The Stonehouse Weavers date back to the mid 1700's with the production of mainly plain weave products. Wives also played their part by garnering, dressing and spinning of fine threads from the natural fibres grown at the Linthaugh (beside the River Avon). This was followed by the processing of imported Dutch flax into linen. Tambouring and flowering of muslin, embellishing of gingham, and fine stitching of hand-sewn silk goods, brought revenue to the village.
Hargreaves and Arkwright's inventions (spinning machines) in 1767 revolutionised the preparation of yarn. Jacquard machines furthered the art and brought it to the pinnacle of attainment. It gave total control and manipulation of the warp yarns allowing patterns to be evolved. The Jacquard could be fitted to the iron frame of almost any type of loom.
The Agricultural Revolution which started in the late 18th century brought great changes to certain areas. The result of these changes was depopulation and the abandonment of upland settlements; these were the first victims of the decline of a subsistence economy. The worst consequences were avoided, by the rise of a part rural, part urban phenomenon - hand loom weaving. The number of weavers rose from around 8,500 in 1792 to 50,000 in 1800 and 84,000 in 1838 - a sizeable proportion of the Scottish population.
Stonehouse weavers mainly produced silk scarves, handkerchiefs and other items, mainly for export to India. The patterns that could be produced were previously beyond conception. The 1830's were the growth years for the village, and the weavers became renowned for their workmanship, establishing a reputation as masters of their craft. In 1831 there were around a peak number of 600 working in the village (many of them Sorbies). The little encirclement around Stonehouse Cross spread out, creating a large community of household weavers, putting the village as a name on the national map, rather than a dot.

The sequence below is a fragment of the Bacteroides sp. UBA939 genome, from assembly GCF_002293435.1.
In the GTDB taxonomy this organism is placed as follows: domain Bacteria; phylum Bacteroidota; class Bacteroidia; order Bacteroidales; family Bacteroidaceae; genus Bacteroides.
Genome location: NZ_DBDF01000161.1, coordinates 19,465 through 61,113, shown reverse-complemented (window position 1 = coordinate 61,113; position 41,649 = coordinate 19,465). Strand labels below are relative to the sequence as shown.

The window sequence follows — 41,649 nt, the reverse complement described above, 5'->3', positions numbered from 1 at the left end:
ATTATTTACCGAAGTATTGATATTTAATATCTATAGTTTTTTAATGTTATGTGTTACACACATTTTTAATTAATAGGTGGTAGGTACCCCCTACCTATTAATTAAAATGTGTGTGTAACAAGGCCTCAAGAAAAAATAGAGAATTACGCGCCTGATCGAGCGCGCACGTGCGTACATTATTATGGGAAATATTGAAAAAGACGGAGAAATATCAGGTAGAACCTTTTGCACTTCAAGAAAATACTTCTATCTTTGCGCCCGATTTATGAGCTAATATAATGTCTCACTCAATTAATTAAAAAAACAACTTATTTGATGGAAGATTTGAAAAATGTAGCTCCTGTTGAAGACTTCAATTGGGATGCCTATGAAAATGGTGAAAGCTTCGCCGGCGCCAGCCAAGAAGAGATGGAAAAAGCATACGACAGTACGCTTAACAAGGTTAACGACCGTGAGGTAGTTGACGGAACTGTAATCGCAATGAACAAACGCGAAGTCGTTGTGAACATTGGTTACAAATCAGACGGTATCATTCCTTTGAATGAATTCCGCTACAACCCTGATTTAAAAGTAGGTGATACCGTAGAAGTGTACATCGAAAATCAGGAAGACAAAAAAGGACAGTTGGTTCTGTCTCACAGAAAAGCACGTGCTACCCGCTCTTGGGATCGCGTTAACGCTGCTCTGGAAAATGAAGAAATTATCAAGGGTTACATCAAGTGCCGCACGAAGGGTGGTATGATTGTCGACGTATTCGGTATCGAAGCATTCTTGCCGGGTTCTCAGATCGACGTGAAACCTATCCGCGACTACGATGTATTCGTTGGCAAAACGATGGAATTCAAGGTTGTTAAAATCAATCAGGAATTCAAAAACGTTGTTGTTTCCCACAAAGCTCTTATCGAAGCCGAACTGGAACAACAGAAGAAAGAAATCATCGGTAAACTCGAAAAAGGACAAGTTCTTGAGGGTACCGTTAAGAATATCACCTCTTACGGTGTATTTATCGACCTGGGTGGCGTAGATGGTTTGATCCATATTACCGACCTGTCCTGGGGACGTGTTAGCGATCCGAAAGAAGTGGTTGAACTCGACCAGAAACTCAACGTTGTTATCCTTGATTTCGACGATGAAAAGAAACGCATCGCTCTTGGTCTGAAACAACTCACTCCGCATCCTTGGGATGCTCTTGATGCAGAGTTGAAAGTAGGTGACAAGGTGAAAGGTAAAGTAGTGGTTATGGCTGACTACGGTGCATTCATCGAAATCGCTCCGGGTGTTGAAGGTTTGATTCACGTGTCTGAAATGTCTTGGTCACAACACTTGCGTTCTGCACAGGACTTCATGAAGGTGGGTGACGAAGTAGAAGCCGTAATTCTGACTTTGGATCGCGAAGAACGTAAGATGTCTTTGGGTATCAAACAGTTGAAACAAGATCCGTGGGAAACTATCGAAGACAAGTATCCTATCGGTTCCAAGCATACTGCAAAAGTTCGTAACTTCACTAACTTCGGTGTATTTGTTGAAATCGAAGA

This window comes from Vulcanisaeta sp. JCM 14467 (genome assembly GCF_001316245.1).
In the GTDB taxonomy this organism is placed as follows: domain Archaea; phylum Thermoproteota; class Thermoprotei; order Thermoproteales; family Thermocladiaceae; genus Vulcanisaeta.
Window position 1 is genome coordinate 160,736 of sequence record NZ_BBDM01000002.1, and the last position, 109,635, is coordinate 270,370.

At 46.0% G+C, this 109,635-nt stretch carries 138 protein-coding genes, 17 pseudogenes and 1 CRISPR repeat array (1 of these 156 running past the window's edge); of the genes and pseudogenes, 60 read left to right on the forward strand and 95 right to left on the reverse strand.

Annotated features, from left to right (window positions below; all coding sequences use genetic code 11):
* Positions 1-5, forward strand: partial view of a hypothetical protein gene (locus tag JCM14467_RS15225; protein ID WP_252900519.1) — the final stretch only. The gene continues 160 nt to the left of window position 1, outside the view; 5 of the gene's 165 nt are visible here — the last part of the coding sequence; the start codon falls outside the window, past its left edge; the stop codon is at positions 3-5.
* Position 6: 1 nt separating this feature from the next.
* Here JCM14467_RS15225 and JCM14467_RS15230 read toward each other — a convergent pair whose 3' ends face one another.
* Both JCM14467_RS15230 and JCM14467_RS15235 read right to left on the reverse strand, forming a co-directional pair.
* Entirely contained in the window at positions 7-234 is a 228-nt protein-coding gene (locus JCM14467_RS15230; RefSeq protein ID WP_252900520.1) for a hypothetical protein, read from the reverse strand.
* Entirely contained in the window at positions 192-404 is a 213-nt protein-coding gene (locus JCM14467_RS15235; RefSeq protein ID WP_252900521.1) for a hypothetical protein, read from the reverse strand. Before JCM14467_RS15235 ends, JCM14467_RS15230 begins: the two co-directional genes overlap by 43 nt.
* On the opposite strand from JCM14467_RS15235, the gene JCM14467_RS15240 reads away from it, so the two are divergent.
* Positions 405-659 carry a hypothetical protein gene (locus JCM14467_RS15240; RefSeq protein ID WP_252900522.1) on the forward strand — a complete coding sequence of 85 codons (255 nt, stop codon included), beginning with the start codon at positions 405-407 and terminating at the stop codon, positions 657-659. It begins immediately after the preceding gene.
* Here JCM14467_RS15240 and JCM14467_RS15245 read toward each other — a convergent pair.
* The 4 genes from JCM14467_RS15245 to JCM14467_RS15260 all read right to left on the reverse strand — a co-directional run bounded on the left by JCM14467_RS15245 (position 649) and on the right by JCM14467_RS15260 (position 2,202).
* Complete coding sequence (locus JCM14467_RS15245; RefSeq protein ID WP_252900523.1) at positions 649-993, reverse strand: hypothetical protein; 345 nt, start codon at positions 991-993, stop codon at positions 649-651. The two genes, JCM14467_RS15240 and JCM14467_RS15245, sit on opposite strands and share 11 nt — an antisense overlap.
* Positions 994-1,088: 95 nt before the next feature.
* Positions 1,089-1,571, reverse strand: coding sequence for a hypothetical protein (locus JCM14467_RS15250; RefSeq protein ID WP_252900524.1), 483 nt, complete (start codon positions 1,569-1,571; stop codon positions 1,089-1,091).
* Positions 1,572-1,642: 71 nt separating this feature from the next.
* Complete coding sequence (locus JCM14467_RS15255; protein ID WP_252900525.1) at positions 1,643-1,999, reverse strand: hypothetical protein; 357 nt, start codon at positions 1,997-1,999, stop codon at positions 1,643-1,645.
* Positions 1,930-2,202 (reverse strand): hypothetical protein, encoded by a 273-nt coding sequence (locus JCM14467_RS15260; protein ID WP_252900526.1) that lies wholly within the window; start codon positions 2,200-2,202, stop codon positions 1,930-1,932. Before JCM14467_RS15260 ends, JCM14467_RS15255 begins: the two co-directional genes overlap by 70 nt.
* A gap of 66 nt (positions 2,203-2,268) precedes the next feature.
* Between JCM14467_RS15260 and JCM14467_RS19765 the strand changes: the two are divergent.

The Hand Loom Weavers however suffered from frequent bouts of unemployment which caused great hardship. A personal face to this suffering can be seen in the minutes of evidence taken before the Parliamentary Select Committee on HLWs, in 1834. James McEwan, a weaver from Perth, assesses the necessary weekly wage for the support of a husband, wife and 2 children at 9 shillings and 3 pence. This was to cover the purchase of 2 and a half pecks of oatmeal, 3 and a half pounds of barley, 3 and a half pounds of beef, as well as vegetables, potatoes, milk and house rent. This often meant that little or no money remained for clothing or even medicine.
The 'hungry forties' were not far ahead and it's only a decade or two beyond this that people started to look back at the good times. The Power loom began to cast it's shadow and as the end of the century approached the weaving industry was in full decline. No longer did sons automatically join their father at the 'lim', they had to find openings in mining, railway, farm and other trades. Thus the hand-loom craftsmen, assembling at the agents office in the 1895-1905 decade were in effect the last of a long line.
After the march of industrialisation had taken it's full toll, the last two weavers in Lanarkshire were the Hamilton Brothers, Robert and James of Camnethan Street. At this time they were operating their loom purely as a pastime. They completed their last "wab" in 1939 and James Hamilton died at the age of 84 in 1954. The silk loom belonging to the brothers now resides in the Royal Scottish Museum, Edinburgh. Today shuttles and bobbins can still be found in the attics of weaving cottages as a reminder of a once thriving industry.
THE WEAVING PROCESS